CHICAGO — Seconds after principal Pablo Sierra knocked on the door of the classroom, a freshman named Anna stepped into the hall, smiled shyly and extended a hand to the principal.
“We’re learning how to improve our English composition,” she offered without prompting. “We’re working on our comma rules. Do you have any questions?”
The unannounced visitors did, and after ably fielding each, Anna ushered them into a sunny, technology-packed room on the second floor of a remodeled parochial school. Inside, students were deciding how many commas to insert into a series of sentences – and why.
At Pritzker College Prep , a charter high school located in a blue-collar neighborhood in northwestern Chicago, every class has a designated greeter.
The duty rotates from one student to another. Whoever has the job is expected to be able to explain at any moment what the class is working on and where in the lesson plan they are.
Designating a greeter is just one of many ways that Pritzker reinforces its main message to students: They will engage, excel and go on to graduate from college. No excuses, no exceptions.
Most charters that have had remarkable success closing the racial achievement gap share that same aggressive culture of high expectations.
At Pritzker, the culture has paid off.
Fully 95 percent of the African-American and Latino students are poor. Very few of them have parents who went to college, yet every member of last year’s senior class was accepted at one or more four-year colleges; an eye-popping 90 percent matriculated.
Students are chosen by lottery, and there are at least two applicants for every seat. Demand is so high that Sierra has found a way to wedge 700 students into a building meant to accommodate 500.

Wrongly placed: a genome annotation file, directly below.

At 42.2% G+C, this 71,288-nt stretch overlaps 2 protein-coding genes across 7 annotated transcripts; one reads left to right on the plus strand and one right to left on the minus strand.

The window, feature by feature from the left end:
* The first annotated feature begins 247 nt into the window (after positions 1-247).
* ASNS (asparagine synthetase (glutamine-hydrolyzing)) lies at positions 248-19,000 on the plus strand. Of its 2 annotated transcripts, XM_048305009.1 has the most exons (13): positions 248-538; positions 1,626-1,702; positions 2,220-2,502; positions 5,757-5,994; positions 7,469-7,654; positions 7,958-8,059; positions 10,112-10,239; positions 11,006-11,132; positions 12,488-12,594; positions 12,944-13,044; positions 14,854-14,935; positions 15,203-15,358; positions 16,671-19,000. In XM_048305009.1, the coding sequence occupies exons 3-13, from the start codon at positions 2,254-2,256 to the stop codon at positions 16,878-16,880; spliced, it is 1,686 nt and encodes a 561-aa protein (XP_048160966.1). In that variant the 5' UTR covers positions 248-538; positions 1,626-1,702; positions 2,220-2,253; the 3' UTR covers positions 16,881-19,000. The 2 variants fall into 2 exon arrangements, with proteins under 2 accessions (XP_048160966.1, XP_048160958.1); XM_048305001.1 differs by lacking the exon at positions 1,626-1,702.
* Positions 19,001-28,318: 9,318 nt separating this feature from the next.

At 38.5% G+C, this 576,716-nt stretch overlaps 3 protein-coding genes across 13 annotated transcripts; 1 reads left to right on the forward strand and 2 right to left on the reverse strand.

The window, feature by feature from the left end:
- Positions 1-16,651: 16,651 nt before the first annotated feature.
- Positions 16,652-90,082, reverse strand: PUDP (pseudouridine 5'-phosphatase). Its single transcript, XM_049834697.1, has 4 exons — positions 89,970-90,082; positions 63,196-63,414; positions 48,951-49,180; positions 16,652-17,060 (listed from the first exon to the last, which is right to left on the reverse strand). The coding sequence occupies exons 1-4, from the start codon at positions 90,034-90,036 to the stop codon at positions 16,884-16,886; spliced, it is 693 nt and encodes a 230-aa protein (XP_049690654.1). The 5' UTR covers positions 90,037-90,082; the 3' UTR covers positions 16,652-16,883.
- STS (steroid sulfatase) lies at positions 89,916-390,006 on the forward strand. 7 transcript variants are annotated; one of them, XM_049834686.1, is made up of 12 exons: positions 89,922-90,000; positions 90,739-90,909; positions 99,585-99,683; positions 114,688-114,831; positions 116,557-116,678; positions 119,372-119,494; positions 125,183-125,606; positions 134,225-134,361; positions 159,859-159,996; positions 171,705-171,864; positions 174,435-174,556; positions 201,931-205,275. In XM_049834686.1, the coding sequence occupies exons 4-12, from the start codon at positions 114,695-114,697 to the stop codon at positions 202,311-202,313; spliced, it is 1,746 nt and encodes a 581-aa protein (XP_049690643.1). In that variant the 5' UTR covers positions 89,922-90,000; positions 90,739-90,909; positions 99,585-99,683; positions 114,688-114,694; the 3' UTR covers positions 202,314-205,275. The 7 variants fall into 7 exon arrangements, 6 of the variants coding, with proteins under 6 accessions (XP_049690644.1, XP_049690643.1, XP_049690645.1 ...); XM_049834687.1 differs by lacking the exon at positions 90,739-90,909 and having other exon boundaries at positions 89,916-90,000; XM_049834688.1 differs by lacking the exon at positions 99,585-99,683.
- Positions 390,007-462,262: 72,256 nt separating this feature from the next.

“What makes this kind of teaching possible is high behavioral standards,” said Sierra. “The onus of the learning is on the child. The teacher’s job is to deliver rigorous, effective instruction. But the child’s job is to learn and to demonstrate what they have learned.”
Academics are rigorous, teachers have special training and kids are in school more hours than their peers in traditional pubic schools. But Sierra attributes 80 percent of the school’s success to its distinctive, disciplined culture. Every detail, from the level of noise allowed in the hall between classes to the “7 Habits of Successful Teens” posters in each classroom, is the result of deliberate thought.
“It runs so smoothly because everyone has to follow the same rules,” said senior Michelle Ramos, who has applied to 21 colleges and hopes to study aerospace engineering. “You know no one is going to be a distraction or get out of line.”
Spreading the culture
One of the original impetuses for the charter movement was to encourage educational innovation.
Many charter schools have failed to outperform traditional public schools, however, particularly when networks of the schools start expanding.
Highly regarded charter networks – such as Los Angeles’ 19-school Green Dot group – have had to close underperforming schools and sometimes struggle just to graduate as many as a fifth of their students.
Knowledge is Power Program (KIPP) schools have won praise for their strict behavioral expectations, quiet hallways and high student test scores. But when the KIPP network expanded to 99 schools, test scores in some dipped, and some scrambled to replace leaders who were unable to establish and maintain the KIPP culture.
So far, the Chicago-based Noble Network, which runs Pritzker College Prep, has avoided such problems. It has 10 schools, all of which have posted the same impressive results as Pritzker. Every senior graduates, and each has been accepted to at least one four-year college or university. All 10 schools share the same culture.
Now the charter network is planning to expand further, adding three schools outside of Chicago, two in Minneapolis and one in New Orleans.
The first two years a student spends at Pritzker aren’t entirely unlike boot camp, Sierra explained.
“We’re so strict, most of our teachers don’t chew gum anymore,” Sierra said, grinning.
On the first day of school, students are given a crash course in expectations, including an overview of a very strict demerit policy. Each demerit brings a $5 fine; 12 add up to a ticket to summer school.
There are uniforms – which don’t come off when students leave the building after the last bell. And there are rules about posture, homework and moving quietly from class to class.